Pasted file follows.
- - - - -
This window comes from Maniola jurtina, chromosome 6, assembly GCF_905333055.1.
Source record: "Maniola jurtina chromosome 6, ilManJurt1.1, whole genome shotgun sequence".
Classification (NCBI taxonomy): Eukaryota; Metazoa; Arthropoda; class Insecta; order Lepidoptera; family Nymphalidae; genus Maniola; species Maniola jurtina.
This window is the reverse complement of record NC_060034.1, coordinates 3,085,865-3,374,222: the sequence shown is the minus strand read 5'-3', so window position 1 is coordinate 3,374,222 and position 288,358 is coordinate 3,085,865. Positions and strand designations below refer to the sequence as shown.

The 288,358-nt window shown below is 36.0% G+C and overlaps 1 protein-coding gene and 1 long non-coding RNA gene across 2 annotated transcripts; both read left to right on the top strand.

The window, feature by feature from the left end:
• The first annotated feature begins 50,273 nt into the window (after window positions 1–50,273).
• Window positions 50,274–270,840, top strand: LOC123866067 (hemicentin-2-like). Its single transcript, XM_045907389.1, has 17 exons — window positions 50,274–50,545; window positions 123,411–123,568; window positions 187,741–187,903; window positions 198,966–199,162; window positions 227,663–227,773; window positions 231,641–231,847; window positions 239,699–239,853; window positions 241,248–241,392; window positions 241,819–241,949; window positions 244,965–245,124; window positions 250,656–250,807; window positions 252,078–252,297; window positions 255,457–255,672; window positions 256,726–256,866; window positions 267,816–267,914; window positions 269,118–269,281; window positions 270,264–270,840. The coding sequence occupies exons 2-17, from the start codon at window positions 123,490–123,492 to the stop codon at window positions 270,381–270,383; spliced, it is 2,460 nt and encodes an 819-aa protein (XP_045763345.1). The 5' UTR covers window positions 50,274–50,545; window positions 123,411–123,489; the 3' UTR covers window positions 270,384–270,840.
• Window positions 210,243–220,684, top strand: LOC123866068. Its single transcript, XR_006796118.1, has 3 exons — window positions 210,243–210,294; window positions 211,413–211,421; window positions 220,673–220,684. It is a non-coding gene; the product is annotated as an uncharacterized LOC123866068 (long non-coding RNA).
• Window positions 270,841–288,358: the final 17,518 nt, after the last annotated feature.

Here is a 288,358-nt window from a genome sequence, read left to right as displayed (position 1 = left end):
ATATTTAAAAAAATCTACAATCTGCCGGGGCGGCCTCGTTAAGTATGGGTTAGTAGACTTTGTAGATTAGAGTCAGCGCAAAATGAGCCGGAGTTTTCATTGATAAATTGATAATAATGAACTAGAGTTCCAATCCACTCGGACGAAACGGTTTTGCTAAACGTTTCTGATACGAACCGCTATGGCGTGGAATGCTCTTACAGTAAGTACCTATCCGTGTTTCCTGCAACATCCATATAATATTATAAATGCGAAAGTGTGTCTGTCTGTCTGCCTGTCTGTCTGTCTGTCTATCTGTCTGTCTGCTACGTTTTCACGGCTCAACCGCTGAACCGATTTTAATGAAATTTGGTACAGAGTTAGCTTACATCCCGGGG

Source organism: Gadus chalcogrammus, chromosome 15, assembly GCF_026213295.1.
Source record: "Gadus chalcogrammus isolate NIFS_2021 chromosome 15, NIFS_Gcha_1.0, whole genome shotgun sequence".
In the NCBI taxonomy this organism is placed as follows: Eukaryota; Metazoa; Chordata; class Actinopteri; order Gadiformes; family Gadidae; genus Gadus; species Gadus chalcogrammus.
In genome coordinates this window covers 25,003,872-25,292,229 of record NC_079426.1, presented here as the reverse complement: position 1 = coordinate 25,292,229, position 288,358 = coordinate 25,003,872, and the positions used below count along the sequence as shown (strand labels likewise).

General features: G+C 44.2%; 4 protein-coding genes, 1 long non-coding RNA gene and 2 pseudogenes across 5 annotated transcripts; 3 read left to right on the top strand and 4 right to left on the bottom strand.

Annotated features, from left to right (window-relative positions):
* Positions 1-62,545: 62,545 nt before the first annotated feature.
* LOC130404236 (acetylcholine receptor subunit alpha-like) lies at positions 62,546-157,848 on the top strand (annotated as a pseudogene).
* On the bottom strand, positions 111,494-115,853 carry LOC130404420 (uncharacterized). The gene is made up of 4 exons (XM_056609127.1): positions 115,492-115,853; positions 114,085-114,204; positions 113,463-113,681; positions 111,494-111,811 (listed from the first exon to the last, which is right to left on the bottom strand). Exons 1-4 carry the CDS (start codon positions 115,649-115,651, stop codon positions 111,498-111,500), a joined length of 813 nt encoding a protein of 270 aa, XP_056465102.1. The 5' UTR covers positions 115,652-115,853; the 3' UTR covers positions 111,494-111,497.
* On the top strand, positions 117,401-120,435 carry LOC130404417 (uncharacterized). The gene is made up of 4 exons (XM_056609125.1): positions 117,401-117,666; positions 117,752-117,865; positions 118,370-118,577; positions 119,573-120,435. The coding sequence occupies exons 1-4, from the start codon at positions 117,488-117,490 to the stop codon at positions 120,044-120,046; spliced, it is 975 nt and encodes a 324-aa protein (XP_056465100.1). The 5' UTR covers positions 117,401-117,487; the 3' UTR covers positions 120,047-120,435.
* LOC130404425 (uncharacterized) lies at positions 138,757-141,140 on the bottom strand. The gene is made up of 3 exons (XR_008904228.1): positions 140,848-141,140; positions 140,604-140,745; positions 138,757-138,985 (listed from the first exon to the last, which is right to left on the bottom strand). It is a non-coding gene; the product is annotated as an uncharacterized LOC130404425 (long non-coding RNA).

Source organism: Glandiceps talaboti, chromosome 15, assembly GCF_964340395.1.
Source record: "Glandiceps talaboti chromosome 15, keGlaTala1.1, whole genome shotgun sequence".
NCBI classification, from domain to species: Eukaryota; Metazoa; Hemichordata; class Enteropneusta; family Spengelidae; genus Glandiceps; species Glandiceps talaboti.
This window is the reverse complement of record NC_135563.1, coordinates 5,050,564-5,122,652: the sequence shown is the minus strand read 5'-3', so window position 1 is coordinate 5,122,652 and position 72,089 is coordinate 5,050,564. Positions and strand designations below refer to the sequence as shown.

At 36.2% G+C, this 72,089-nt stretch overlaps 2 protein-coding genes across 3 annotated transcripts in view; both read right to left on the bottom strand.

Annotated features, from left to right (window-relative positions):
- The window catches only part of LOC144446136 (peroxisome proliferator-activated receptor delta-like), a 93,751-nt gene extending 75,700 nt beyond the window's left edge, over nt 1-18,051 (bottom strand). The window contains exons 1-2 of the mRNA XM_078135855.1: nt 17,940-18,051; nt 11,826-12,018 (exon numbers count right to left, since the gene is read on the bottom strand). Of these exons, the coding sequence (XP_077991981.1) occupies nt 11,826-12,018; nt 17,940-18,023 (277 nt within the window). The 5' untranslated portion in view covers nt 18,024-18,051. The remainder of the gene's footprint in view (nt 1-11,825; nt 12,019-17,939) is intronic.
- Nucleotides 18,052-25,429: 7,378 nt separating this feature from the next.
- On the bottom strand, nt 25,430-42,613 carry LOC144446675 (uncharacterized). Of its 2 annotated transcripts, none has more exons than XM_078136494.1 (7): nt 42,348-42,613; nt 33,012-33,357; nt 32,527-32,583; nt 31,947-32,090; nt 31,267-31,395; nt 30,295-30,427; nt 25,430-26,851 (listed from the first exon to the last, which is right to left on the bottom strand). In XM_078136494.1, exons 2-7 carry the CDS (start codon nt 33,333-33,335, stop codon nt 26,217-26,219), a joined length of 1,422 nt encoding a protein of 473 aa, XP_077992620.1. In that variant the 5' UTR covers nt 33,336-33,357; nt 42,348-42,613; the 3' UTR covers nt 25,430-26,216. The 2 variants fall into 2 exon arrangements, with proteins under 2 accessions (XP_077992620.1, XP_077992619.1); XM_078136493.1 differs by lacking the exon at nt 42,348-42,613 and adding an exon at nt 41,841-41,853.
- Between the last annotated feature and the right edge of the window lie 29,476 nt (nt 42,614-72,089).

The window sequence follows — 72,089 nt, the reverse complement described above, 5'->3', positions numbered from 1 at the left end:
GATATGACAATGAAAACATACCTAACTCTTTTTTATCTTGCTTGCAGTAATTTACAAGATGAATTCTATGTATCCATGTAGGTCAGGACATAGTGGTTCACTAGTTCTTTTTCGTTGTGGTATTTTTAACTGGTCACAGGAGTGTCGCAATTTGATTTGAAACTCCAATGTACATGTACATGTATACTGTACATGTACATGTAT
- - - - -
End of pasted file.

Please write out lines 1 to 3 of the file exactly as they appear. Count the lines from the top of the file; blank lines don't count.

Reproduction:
This window comes from Maniola jurtina, chromosome 6, assembly GCF_905333055.1.
Source record: "Maniola jurtina chromosome 6, ilManJurt1.1, whole genome shotgun sequence".
Classification (NCBI taxonomy): Eukaryota; Metazoa; Arthropoda; class Insecta; order Lepidoptera; family Nymphalidae; genus Maniola; species Maniola jurtina.